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Conservation Easements: Perpetuity and Beyond


Nancy A. McLaughlin


University of Utah S.J. Quinney College of Law


Ecology Law Quarterly, Vol. 34, p. 673, 2007

Abstract:     
Perpetual conservation easements are intended to protect the particular land they encumber for the conservation purposes specified in the deed of conveyance in perpetuity, or at least until circumstances have changed so profoundly that continued protection of the land for those purposes is no longer feasible. To protect the public interest and investment in perpetual conservation easements, and, at the same time, permit adjustments to be made to respond to changing conditions, such easements should be treated like any other form of charitable asset acquired by a government or charitable entity for a particular charitable purpose - i.e., as subject to equitable charitable trust principles. This Article outlines the considerable support for applying charitable trust principles to perpetual conservation easements, including uniform laws, the Restatement of Property, federal tax law, and judicial activity on this issue to date. This Article cautions that perpetual land protection is not appropriate in all circumstances and recommends a more considered use of perpetual conservation easements as a land protection tool. This article also explores the possible use of a number of nonperpetual conservation easements to accomplish land protection goals.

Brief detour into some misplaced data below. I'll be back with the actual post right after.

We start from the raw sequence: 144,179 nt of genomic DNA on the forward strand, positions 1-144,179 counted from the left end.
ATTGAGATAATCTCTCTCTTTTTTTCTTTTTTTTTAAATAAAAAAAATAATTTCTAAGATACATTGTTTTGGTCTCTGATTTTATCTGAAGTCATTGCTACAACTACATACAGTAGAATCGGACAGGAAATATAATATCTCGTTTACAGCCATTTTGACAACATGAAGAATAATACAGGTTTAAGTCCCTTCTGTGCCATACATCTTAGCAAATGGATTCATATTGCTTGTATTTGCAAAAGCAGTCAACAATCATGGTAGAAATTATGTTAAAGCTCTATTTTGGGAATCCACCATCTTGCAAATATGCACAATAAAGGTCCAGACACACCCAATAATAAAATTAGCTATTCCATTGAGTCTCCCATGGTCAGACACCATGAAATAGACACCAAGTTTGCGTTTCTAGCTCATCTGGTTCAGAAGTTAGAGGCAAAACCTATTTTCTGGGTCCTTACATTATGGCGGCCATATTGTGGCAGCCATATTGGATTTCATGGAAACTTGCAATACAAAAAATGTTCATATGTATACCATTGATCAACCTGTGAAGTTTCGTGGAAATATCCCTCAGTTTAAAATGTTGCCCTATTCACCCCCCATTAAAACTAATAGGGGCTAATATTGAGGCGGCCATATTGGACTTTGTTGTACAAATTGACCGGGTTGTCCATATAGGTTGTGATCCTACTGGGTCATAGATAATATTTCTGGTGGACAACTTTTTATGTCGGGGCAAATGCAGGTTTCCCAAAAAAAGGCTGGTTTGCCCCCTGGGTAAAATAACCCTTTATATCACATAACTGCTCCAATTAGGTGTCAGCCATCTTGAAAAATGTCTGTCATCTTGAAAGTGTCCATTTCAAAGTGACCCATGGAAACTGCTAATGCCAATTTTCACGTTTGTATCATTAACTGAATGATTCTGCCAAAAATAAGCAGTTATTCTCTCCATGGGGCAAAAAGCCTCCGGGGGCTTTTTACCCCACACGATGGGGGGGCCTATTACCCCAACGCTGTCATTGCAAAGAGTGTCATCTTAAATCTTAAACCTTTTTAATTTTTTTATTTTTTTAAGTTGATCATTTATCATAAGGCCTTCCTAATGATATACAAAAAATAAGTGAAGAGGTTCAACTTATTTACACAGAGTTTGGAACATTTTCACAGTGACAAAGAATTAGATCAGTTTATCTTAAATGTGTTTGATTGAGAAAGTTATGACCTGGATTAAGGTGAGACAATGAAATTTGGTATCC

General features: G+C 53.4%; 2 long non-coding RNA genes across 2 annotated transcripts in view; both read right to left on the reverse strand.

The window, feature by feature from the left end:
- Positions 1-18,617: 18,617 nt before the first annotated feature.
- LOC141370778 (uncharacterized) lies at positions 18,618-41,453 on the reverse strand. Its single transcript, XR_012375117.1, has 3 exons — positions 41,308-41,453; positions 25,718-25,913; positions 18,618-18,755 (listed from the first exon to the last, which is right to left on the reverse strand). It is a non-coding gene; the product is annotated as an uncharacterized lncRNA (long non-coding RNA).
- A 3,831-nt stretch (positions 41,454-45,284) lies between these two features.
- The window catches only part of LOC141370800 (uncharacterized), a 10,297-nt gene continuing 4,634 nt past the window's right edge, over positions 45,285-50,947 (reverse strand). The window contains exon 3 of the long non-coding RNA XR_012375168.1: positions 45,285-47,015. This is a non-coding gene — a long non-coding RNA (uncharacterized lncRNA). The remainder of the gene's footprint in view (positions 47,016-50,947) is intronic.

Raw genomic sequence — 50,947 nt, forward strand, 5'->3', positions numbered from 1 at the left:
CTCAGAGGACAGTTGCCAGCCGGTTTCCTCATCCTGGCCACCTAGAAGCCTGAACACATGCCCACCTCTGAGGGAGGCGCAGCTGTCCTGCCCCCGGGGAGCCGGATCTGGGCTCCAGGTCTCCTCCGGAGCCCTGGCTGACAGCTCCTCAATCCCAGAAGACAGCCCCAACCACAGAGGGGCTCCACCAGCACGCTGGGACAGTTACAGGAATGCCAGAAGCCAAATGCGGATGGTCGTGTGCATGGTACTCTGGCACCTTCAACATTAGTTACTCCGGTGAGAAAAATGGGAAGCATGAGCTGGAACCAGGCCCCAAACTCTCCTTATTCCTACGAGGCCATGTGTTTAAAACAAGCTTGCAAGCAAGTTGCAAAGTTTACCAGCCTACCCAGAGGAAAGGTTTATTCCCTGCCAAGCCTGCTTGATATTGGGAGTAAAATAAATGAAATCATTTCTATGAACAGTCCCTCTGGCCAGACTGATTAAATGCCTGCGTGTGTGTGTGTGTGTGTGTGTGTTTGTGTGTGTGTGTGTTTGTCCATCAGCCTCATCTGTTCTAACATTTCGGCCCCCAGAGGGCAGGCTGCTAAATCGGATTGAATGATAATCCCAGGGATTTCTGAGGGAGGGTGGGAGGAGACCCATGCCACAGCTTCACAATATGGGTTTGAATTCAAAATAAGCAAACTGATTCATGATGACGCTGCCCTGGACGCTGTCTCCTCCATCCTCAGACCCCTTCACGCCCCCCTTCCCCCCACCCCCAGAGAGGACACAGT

Number of Pages in PDF File: 40

Keywords: conservation easement, conservation servitude, charitable trust, cy pres, perpetual, perpetuity, term easements

JEL Classification: K11, K32, K34

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Date posted: December 12, 2007  

Suggested Citation

McLaughlin, Nancy A., Conservation Easements: Perpetuity and Beyond. Ecology Law Quarterly, Vol. 34, p. 673, 2007. Available at SSRN: http://ssrn.com/abstract=1032346

Contact Information

Nancy A. McLaughlin (Contact Author)
University of Utah S.J. Quinney College of Law ( email )
332 South 1400 East, Rm 101
Salt Lake City, UT 84112-0730
United States
801-581-5944 (Phone)
801-581-6897 (Fax)

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